3 Lessons Learned: Finding Peace in the Midst of Tragedy

It’s been a very depressing couple of months. The Aurora movie theater shooting, Hurricane Sandy’s devastation, the Oregon mall shooting and, just last Friday morning, the Sandy Hook Elementary School massacre, which left 20 first graders and six women dead.I really don’t know what to say. I’m struggling between the forces of depression and heartache and somehow trying to salvage the joy of the holidays.

It hasn’t been easy and there have been a lot of tears this weekend. Grieving, I go right to mental pictures of my own two children as first graders – so full of joy and innocence. I tiptoe up to the brink of putting myself in their parents’ shoes. It’s a place I cannot fully go – the mere thought searing me with a fear too gruesome to face.

All I can do is rely on the lessons I’ve learned from my own personal losses:

Honor Your Grief: Grief must have its way. I visualize it flowing through me, its current moving with an awesome power I cannot control. I am not powerless, however, because simply letting it pass allows me to withstand and survive it. I know this because I’ve done it before, just as I know I will have to withstand it again.

Pace Yourself: Don’t get stuck wallowing in other people’s grief. I can’t sustain the trauma of 24/7 news coverage. I cannot listen to countless interviews and minutia details and endless suffering. I do not need the media to push every emotional button I have to know I am hurting. We are emotional, empathetic beings, but constant rubbing raw does not bring healing.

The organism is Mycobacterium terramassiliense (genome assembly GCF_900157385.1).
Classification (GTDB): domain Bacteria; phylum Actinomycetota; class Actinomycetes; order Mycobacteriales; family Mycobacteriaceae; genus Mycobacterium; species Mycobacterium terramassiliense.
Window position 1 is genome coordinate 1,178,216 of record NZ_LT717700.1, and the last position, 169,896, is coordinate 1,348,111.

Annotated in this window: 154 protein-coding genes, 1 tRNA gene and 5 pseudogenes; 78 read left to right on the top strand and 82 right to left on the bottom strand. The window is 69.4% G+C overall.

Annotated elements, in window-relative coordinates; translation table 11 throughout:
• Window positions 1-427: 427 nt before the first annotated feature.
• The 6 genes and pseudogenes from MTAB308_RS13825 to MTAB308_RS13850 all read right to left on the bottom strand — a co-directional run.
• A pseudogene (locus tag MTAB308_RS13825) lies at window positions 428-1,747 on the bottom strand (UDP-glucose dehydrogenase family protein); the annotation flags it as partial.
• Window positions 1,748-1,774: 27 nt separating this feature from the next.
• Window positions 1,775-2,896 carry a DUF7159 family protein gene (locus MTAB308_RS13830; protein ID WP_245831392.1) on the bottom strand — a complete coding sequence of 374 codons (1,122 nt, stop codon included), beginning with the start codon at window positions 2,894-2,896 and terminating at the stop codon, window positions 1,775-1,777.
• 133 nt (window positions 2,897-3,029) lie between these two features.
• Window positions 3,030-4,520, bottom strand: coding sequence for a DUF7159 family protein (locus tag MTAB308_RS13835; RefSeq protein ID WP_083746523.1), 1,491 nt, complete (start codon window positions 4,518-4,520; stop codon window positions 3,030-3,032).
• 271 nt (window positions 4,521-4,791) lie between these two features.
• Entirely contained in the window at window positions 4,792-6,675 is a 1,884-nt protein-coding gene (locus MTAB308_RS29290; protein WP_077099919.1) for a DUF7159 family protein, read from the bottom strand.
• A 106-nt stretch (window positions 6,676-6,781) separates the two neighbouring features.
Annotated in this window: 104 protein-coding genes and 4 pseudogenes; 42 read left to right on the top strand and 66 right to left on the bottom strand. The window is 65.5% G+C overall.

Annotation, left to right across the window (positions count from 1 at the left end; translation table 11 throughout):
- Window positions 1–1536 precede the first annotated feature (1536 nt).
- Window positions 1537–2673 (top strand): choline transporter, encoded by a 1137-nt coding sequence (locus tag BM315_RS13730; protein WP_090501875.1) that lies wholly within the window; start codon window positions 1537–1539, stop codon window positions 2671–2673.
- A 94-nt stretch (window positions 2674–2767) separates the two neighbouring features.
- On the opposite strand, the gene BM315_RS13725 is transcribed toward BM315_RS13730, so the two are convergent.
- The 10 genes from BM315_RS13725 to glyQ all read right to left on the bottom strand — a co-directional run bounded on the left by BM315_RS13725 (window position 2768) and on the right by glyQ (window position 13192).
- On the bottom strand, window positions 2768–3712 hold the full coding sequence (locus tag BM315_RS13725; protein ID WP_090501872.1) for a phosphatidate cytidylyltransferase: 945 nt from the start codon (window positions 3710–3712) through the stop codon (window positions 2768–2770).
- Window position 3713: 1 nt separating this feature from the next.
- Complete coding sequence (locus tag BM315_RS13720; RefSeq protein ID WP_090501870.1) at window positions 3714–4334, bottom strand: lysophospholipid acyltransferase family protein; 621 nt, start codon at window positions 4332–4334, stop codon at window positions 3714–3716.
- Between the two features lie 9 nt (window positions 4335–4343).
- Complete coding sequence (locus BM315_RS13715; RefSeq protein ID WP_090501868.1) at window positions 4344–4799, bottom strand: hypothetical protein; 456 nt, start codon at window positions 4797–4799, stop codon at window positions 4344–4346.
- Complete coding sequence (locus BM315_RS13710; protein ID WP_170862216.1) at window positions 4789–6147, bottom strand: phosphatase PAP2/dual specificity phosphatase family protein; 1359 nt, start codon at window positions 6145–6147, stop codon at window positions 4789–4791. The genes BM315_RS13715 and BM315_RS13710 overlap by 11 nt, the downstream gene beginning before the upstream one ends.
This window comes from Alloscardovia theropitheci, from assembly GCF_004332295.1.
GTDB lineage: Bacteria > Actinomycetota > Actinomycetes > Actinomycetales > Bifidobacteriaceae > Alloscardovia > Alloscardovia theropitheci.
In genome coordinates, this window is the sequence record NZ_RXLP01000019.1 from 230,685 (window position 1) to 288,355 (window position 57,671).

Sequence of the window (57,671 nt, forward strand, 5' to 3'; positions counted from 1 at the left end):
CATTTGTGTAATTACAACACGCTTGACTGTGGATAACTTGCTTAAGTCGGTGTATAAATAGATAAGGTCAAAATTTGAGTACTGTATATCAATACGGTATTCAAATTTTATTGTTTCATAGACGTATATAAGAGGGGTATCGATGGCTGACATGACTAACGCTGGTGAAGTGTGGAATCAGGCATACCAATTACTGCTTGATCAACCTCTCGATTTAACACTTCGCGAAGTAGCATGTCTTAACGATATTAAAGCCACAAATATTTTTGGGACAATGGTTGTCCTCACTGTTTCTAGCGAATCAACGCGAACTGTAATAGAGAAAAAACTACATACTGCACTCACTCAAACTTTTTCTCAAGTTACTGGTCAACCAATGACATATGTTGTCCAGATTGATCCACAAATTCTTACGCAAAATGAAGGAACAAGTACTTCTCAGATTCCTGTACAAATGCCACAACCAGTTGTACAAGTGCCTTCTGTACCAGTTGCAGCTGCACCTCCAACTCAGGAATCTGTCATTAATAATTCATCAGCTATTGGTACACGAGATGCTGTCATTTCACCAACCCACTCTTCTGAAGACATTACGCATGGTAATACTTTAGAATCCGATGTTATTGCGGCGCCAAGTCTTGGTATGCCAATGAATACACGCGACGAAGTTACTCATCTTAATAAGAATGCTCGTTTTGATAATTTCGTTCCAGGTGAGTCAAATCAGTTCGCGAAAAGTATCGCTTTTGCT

Find the Helpers: When I look back on 9/11, I remember the enormity of the loss and the enormity of the humanity that rose up against it. So many people responded to help and work around the clock to do whatever they could. My tears of grief often mixed with tears of gratitude for their service.

Since Friday, this wonderful piece of advice from Mr. Rogers has been circulating the internet:

“When I was a boy and I would see scary things in the news, my mother would say to me, “Look for the helpers. You will always find people who are helping.” To this day, especially in times of “disaster,” I remember my mother’s words and I am always comforted by realizing that there are still so many helpers – so many caring people in this world.

The helpers let us see that there is still much good in the world. They give us hope and comfort and help us regain our sense of security. And, when we follow their lead and become helpers ourselves, we take back some sense of control.

I find the helper in me by donating to Hurricane Sandy relief and praying for the victims, family, friends and first responders in Newtown. More suggestions for helping the Newtown victims can be found here.

Happy New Year and I wish you peace of heart, comfort and joy this holiday season. I doubt I’ll be writing a blog post next week, and maybe not the week after. I think I need some time to pull inward, spend time with my family and let the grief flow through me when the current gets strong.

Survival > Existence,

Debbie

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